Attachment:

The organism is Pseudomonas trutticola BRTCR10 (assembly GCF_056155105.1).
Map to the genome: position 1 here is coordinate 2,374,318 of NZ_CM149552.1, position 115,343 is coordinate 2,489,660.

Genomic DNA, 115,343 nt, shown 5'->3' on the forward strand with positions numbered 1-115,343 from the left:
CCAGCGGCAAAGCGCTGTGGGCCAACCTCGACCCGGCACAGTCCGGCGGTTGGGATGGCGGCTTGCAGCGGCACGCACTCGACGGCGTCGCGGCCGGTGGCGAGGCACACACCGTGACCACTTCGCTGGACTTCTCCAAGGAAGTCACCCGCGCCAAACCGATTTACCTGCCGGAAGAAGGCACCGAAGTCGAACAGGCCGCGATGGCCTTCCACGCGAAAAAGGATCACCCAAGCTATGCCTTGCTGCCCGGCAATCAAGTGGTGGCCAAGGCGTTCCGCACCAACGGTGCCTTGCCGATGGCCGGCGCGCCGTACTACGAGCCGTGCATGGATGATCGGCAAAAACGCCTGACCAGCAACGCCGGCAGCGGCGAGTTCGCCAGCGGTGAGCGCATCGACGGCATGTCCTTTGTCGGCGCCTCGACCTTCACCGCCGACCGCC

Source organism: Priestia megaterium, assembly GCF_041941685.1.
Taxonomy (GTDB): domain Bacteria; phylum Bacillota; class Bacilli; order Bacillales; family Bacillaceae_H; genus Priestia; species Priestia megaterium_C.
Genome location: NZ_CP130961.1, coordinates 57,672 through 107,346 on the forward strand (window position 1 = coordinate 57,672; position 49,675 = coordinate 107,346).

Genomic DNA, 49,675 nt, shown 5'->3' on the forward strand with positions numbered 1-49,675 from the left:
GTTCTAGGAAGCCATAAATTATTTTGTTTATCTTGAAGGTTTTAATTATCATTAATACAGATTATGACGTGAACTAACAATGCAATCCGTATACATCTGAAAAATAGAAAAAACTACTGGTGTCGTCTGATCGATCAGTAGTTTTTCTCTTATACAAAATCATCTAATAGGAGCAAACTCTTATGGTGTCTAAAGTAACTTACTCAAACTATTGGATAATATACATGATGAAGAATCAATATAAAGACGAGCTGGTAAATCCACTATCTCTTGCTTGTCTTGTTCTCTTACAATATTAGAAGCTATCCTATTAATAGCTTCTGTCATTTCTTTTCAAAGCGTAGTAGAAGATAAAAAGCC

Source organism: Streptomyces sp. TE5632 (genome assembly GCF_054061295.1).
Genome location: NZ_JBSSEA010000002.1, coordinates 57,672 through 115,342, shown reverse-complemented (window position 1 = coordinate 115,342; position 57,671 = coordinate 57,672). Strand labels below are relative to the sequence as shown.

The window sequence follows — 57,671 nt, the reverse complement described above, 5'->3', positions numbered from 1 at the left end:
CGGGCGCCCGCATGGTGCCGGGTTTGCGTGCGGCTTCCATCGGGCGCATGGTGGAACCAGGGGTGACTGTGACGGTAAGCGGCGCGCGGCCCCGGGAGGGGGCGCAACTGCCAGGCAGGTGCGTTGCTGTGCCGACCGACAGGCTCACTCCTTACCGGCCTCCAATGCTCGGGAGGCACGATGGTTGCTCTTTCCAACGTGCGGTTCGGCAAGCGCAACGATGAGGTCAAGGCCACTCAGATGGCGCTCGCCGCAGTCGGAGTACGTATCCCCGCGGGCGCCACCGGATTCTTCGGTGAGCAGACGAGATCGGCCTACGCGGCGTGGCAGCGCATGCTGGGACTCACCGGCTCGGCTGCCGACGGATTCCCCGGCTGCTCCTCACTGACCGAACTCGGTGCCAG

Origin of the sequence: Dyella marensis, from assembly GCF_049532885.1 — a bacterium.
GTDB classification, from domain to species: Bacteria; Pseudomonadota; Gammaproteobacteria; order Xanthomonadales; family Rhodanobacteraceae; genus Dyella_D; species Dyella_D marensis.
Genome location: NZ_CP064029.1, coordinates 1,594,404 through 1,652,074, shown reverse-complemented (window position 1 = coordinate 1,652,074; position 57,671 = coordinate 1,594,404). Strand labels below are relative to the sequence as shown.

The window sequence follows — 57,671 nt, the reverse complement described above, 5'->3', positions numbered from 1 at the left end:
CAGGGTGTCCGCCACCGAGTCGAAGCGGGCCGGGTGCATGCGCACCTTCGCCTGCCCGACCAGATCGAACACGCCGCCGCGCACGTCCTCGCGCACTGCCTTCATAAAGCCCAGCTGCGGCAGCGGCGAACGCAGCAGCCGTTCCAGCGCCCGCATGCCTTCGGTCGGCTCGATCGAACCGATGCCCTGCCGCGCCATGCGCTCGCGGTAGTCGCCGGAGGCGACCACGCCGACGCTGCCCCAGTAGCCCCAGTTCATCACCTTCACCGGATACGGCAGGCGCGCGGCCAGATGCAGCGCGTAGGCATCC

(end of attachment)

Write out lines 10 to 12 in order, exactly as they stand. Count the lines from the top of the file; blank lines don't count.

Source organism: Streptomyces sp. TE5632 (genome assembly GCF_054061295.1).
Genome location: NZ_JBSSEA010000002.1, coordinates 57,672 through 115,342, shown reverse-complemented (window position 1 = coordinate 115,342; position 57,671 = coordinate 57,672). Strand labels below are relative to the sequence as shown.

The window sequence follows — 57,671 nt, the reverse complement described above, 5'->3', positions numbered from 1 at the left end: